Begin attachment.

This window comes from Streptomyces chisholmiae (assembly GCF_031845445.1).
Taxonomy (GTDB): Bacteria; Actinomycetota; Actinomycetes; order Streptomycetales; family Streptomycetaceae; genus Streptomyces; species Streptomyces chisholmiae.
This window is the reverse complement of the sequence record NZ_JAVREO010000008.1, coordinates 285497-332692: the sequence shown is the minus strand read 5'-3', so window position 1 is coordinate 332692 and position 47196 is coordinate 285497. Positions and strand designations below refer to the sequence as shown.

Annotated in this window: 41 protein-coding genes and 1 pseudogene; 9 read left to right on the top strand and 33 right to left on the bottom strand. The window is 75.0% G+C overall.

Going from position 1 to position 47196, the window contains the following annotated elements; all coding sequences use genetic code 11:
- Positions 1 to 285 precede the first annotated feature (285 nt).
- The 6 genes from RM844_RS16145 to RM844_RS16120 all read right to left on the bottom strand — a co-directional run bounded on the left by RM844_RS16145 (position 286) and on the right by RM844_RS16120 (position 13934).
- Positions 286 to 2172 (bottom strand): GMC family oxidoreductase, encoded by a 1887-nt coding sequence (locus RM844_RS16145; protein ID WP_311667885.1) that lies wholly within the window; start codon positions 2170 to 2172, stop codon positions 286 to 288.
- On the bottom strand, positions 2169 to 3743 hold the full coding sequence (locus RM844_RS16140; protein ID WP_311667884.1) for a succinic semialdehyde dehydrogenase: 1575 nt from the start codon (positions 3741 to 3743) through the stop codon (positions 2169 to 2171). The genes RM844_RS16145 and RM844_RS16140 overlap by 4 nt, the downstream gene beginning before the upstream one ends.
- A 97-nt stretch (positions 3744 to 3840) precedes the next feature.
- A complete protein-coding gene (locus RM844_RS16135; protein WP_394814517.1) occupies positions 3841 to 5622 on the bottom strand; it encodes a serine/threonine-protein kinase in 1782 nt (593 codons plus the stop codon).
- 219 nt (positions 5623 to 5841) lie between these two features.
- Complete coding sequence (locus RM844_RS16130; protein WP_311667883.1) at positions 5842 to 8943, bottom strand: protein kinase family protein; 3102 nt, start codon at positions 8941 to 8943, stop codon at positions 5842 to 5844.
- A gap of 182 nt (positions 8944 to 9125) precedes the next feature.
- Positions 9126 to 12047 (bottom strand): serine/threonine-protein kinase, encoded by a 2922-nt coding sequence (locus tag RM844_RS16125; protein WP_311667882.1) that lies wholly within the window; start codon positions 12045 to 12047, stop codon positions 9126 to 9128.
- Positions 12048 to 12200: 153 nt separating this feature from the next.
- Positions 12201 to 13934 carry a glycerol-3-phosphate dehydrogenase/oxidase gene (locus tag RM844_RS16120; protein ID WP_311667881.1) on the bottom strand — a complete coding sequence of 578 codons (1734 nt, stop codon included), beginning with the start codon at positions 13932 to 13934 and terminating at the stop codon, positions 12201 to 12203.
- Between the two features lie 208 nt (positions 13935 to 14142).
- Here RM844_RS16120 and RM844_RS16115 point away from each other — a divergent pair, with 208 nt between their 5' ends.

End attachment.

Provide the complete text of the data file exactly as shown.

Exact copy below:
This window comes from Streptomyces chisholmiae (assembly GCF_031845445.1).
Taxonomy (GTDB): Bacteria; Actinomycetota; Actinomycetes; order Streptomycetales; family Streptomycetaceae; genus Streptomyces; species Streptomyces chisholmiae.
This window is the reverse complement of the sequence record NZ_JAVREO010000008.1, coordinates 285497-332692: the sequence shown is the minus strand read 5'-3', so window position 1 is coordinate 332692 and position 47196 is coordinate 285497. Positions and strand designations below refer to the sequence as shown.

Annotated in this window: 41 protein-coding genes and 1 pseudogene; 9 read left to right on the top strand and 33 right to left on the bottom strand. The window is 75.0% G+C overall.

Going from position 1 to position 47196, the window contains the following annotated elements; all coding sequences use genetic code 11:
- Positions 1 to 285 precede the first annotated feature (285 nt).
- The 6 genes from RM844_RS16145 to RM844_RS16120 all read right to left on the bottom strand — a co-directional run bounded on the left by RM844_RS16145 (position 286) and on the right by RM844_RS16120 (position 13934).
- Positions 286 to 2172 (bottom strand): GMC family oxidoreductase, encoded by a 1887-nt coding sequence (locus RM844_RS16145; protein ID WP_311667885.1) that lies wholly within the window; start codon positions 2170 to 2172, stop codon positions 286 to 288.
- On the bottom strand, positions 2169 to 3743 hold the full coding sequence (locus RM844_RS16140; protein ID WP_311667884.1) for a succinic semialdehyde dehydrogenase: 1575 nt from the start codon (positions 3741 to 3743) through the stop codon (positions 2169 to 2171). The genes RM844_RS16145 and RM844_RS16140 overlap by 4 nt, the downstream gene beginning before the upstream one ends.
- A 97-nt stretch (positions 3744 to 3840) precedes the next feature.
- A complete protein-coding gene (locus RM844_RS16135; protein WP_394814517.1) occupies positions 3841 to 5622 on the bottom strand; it encodes a serine/threonine-protein kinase in 1782 nt (593 codons plus the stop codon).
- 219 nt (positions 5623 to 5841) lie between these two features.
- Complete coding sequence (locus RM844_RS16130; protein WP_311667883.1) at positions 5842 to 8943, bottom strand: protein kinase family protein; 3102 nt, start codon at positions 8941 to 8943, stop codon at positions 5842 to 5844.
- A gap of 182 nt (positions 8944 to 9125) precedes the next feature.
- Positions 9126 to 12047 (bottom strand): serine/threonine-protein kinase, encoded by a 2922-nt coding sequence (locus tag RM844_RS16125; protein WP_311667882.1) that lies wholly within the window; start codon positions 12045 to 12047, stop codon positions 9126 to 9128.
- Positions 12048 to 12200: 153 nt separating this feature from the next.
- Positions 12201 to 13934 carry a glycerol-3-phosphate dehydrogenase/oxidase gene (locus tag RM844_RS16120; protein ID WP_311667881.1) on the bottom strand — a complete coding sequence of 578 codons (1734 nt, stop codon included), beginning with the start codon at positions 13932 to 13934 and terminating at the stop codon, positions 12201 to 12203.
- Between the two features lie 208 nt (positions 13935 to 14142).
- Here RM844_RS16120 and RM844_RS16115 point away from each other — a divergent pair, with 208 nt between their 5' ends.